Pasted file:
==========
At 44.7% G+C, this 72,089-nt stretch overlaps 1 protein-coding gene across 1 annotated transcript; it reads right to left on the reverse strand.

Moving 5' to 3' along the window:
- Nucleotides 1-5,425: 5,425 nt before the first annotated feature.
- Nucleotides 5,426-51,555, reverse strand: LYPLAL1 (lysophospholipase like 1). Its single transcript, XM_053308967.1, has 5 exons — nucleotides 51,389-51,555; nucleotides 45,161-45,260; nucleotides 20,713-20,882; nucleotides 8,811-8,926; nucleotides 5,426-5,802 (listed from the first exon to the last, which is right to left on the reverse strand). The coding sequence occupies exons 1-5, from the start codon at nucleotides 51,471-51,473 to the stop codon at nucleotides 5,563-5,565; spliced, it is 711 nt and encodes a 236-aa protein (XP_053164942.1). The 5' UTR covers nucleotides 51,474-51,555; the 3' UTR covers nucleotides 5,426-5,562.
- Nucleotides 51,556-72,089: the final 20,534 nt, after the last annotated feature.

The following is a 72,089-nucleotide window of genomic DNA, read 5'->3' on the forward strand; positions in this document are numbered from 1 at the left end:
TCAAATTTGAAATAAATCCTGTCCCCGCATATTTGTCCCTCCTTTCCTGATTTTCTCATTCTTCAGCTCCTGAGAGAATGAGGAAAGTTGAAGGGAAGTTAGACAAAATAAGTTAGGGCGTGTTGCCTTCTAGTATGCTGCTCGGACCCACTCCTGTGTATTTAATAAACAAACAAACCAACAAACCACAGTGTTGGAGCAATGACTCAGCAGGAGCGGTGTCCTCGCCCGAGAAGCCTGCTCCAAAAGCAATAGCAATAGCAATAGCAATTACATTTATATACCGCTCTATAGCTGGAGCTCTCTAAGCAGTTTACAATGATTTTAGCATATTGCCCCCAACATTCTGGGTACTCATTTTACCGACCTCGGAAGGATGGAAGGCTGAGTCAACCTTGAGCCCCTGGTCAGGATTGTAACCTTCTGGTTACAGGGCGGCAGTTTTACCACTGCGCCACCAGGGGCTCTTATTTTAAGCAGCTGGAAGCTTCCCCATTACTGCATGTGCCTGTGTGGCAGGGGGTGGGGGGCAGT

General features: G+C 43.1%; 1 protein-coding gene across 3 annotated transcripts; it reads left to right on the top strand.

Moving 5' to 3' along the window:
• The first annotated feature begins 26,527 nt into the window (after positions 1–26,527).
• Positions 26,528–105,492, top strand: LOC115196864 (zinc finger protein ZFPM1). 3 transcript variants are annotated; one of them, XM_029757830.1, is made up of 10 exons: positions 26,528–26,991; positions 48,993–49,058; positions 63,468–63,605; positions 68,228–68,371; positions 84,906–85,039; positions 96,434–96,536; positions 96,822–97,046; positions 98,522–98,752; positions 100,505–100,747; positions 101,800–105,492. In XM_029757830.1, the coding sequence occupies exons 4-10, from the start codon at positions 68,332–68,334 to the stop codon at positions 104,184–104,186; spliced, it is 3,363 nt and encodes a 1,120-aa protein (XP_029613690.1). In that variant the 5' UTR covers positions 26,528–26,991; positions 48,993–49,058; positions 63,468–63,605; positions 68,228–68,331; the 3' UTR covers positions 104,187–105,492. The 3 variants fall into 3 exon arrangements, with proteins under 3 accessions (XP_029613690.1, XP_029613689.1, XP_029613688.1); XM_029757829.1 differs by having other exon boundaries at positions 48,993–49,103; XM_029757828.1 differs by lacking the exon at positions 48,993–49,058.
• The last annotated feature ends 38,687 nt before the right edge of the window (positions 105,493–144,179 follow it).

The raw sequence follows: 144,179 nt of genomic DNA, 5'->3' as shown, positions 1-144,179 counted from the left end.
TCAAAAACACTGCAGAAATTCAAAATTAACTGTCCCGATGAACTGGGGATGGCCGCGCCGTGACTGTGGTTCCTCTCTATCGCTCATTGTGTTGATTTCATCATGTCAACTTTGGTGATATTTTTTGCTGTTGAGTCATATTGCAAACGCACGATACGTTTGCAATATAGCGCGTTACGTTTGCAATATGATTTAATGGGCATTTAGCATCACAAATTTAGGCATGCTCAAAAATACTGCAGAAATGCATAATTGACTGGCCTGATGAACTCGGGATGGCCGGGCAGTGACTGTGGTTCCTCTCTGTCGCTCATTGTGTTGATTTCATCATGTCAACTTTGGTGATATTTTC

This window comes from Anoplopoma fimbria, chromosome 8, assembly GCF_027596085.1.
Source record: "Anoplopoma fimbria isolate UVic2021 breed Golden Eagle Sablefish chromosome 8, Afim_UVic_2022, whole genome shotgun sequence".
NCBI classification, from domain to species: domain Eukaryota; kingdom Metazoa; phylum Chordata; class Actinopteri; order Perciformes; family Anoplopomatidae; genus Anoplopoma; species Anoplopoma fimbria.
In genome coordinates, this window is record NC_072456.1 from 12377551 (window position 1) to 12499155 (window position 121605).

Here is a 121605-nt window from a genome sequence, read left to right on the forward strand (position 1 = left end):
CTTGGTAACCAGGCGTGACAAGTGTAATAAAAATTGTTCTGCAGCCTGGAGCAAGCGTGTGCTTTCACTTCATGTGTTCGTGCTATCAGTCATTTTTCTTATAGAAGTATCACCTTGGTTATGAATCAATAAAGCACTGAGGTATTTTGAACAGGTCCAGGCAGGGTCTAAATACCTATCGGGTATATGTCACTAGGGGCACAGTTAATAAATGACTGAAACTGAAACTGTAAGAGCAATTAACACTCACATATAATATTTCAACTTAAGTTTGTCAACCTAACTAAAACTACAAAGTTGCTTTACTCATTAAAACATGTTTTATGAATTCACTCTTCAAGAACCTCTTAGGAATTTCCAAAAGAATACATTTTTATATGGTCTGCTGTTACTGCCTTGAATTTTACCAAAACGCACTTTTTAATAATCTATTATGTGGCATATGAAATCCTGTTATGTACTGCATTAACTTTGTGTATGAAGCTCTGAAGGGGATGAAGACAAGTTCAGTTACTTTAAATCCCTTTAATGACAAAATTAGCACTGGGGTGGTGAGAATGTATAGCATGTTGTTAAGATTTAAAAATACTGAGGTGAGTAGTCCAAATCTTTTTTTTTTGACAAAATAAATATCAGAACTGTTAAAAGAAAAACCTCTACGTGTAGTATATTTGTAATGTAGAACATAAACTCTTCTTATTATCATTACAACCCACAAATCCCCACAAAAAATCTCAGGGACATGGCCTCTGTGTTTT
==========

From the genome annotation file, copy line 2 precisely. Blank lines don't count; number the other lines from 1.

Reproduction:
Moving 5' to 3' along the window: